Sunday, 27 October 2019 05:36

Subdivision Infinity DX Review

Written by

Edited by: Jade Swann


The plot of Subdivision Infinity DX is that a hot-shot space pilot, Srgt. Jed Riddle, is lost in space when he comes across a friendly android who helps guide him to other members of his fleet. He then has to stop the looming threat of evil mercenaries and space pirates, all while building up ships and weapons, and collecting items and minerals along the way.

Starting off with the centerpiece of the game, the environments are possibly the most impressive aspect. While they are all simply in a three-dimensional space area, the amount of details are what give the environment a rich feel, helping immerse the player. The gameplay helps with this as well, giving the player full motion control to explore. While, on the surface, there’s not much difference from one level’s area to the others, there is an admirable amount of thought in the use of colors and objects to at least give a different feel to each area. The title is smartly able to keep objects in the area without ever making the player feel closed in. It allows for the player to travel at high speeds and never hit a single object.



The overall presentation of the game is fairly impressive. The layout of the UI is unintrusive enough that it gives the player enough breathing room to experience the world, rather than feel bombarded by menus. It’s a fairly understandable layout for the HUB menu, albeit with some strange design choices (such as when playing on an XBoxgamepad, the “select” button is “A”, but to actually select the next level to play, the “X” button must be pushed).  

While one half of the gameplay is space battles, the other half is space mining. Part of the game allows the player to go on expeditions in the areas unlocked to search for minerals and items. This is a nice break from the typical space-flying and shooting, as it adds a slower, methodical approach to the game. It can become a bit repetitive after a while, though, and there are enemies that will show up that the player must fight if they wish to continue, leaving the gameplay mostly the same as it was when playing the regular space-battle levels.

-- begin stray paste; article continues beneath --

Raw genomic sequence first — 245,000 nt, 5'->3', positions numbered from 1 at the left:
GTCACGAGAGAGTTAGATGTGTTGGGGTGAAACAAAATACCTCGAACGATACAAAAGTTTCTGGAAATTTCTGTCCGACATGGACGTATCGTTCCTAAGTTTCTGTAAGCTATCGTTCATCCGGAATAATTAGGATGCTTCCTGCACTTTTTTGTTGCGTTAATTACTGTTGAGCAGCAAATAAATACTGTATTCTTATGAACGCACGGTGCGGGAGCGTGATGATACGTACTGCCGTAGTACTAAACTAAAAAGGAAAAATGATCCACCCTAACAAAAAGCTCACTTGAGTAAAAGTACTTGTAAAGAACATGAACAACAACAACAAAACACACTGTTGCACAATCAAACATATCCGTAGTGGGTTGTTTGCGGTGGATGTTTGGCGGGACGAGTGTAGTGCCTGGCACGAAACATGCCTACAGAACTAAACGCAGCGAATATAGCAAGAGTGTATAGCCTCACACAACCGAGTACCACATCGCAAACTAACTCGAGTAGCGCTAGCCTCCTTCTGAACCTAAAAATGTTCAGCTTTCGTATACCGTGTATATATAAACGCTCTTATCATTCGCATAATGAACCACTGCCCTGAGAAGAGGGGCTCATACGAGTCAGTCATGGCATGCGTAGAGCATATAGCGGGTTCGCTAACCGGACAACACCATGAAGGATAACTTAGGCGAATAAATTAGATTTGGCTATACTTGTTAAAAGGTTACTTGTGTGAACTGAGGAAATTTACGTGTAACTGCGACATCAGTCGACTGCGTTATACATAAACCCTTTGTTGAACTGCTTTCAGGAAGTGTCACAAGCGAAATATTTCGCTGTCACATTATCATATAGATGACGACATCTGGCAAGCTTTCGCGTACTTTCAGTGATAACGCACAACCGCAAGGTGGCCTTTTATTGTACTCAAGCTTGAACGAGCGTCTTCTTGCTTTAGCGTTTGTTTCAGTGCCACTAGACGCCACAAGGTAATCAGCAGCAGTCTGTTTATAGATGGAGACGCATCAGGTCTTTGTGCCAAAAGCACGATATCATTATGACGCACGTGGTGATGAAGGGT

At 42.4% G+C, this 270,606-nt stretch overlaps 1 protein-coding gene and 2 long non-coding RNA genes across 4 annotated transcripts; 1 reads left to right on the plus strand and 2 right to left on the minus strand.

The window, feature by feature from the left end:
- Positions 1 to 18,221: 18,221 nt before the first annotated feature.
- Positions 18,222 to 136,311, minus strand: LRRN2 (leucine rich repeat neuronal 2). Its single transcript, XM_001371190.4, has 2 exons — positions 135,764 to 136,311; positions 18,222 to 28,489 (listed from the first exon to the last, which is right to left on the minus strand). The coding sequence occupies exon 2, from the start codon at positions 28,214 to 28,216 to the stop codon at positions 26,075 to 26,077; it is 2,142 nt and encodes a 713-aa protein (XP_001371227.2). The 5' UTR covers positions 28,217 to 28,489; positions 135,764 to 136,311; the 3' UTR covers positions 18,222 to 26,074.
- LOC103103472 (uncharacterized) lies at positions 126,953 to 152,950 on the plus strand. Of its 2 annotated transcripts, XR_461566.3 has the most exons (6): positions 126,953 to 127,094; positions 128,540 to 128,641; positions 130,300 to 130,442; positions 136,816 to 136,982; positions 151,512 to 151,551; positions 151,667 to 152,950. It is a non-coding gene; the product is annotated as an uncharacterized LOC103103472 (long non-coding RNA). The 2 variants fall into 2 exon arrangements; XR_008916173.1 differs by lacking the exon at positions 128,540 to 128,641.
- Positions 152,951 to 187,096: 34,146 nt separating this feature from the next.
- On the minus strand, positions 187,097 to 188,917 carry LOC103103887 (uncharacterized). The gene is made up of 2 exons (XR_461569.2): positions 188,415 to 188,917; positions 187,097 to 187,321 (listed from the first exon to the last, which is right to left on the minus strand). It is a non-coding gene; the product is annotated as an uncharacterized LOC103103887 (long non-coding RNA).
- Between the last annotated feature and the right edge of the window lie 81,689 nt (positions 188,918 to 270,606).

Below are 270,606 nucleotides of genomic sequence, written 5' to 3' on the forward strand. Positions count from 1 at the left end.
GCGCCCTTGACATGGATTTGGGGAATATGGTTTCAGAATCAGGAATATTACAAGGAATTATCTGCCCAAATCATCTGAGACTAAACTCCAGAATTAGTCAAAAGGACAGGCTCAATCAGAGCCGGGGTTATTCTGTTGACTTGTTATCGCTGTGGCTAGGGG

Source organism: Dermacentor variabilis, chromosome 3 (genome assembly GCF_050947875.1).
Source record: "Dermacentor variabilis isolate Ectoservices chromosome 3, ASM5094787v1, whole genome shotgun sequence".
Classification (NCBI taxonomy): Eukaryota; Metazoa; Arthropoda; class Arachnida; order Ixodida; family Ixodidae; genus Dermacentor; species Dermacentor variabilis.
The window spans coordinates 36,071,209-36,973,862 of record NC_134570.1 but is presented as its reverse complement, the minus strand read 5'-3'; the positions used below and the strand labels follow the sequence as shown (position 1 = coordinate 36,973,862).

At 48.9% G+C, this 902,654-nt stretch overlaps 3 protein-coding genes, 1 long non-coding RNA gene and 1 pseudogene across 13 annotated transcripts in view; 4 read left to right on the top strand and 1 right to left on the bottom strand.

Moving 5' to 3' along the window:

While the gameplay is enjoyable at worst and creatively thrilling at best, the story is where the title begins to falter a bit. Conceptually, it’s fine. It’s a typical jet-jockey, space-pilot traveling around quiping while fighting the bad guys who turn out to be led by a megalomaniacal artificial intelligence. The issue is that’s all it is. There’s nothing really all that interesting story-wise. It pretty much goes through the motions of how these types of stories usually go, leading to a fairly standard ending that is honestly barely even an ending before the credits begin to roll. In fairness, it does not feel like the story was a major focus for the developers, more so using the story as a tool to get from one level to the next. As said before, the story is fine as it stands, but there could’ve been so much more to make the game feel more engaging.


Upgrades can be a bit of a two-way street as far as quality and fun is concerned. On one hand, it’s quite enjoyable to be able to unlock a ship after both leveling up and collecting enough money, then to be able to upgrade said ship to make it more powerful (similar to Ratchet & Clank). On the other hand, it can be quite frustrating when the ship the player is using is clearly too weak to be able to complete a level, which leads to quite a bit of grinding in order to have the coins and items necessary to unlock a new ship, making half the game feel like you’re going back and attempting to collect more. 

Dogfights with the ally fleet versus the enemy fleet are the most thrilling aspect of the game. While playing as a lone pilot has its positives, fighting alongside a fleet makes for a more enriching experience by adding another visual layer. One downside is it can make aiming a bit more confusing, but the targeting system helps ease that issue.

This leads to one of the game's most unique features: once an enemy or object explodes, playing with a gamepad will trigger vibrations that are either large or small depending on how far the player is in vicinity to the object. This little detail helps add to the scope of the experience, and overall helps to immerse the player as if they really are traveling through space.


The Verdict: Good

Subdivision Infinity DX’s strengths outweigh its weaknesses. The only thing that could improve the title is simply adding more. It's far too barebones with only two elements of gameplay and an extremely simplistic upgrade system, but it manages to keep interest for the player with impressive graphics and well-executed gameplay. Ultimately, the game is a great time killer for anyone looking for a fun flight simulator in some creative-looking environments.

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Liam Cunningham

Hailing from Maryland, Liam spent his college years studying all kinds of media, granting him an Associate's Degree in film from Anne Arundel Community College and a degree in Simulation and Digital Entertainment from the University of Baltimore to learn narrative game writing. He has worked on his own internet serials for many years, including Colorless Commentary (a review series of classic Hollywood films) and A Look Back with Lac! (Reviewing classic Anime). Also, he has voiced and wrote for many anime parodies for fun as well as creating, writing and directing a Batman fan adaptation, The Gotham High Radio Drama. His favorite games include the Kingdom Hearts series, Sly Cooper, Metal Gear Solid, The Stanley Parable, and Super Smash Bros.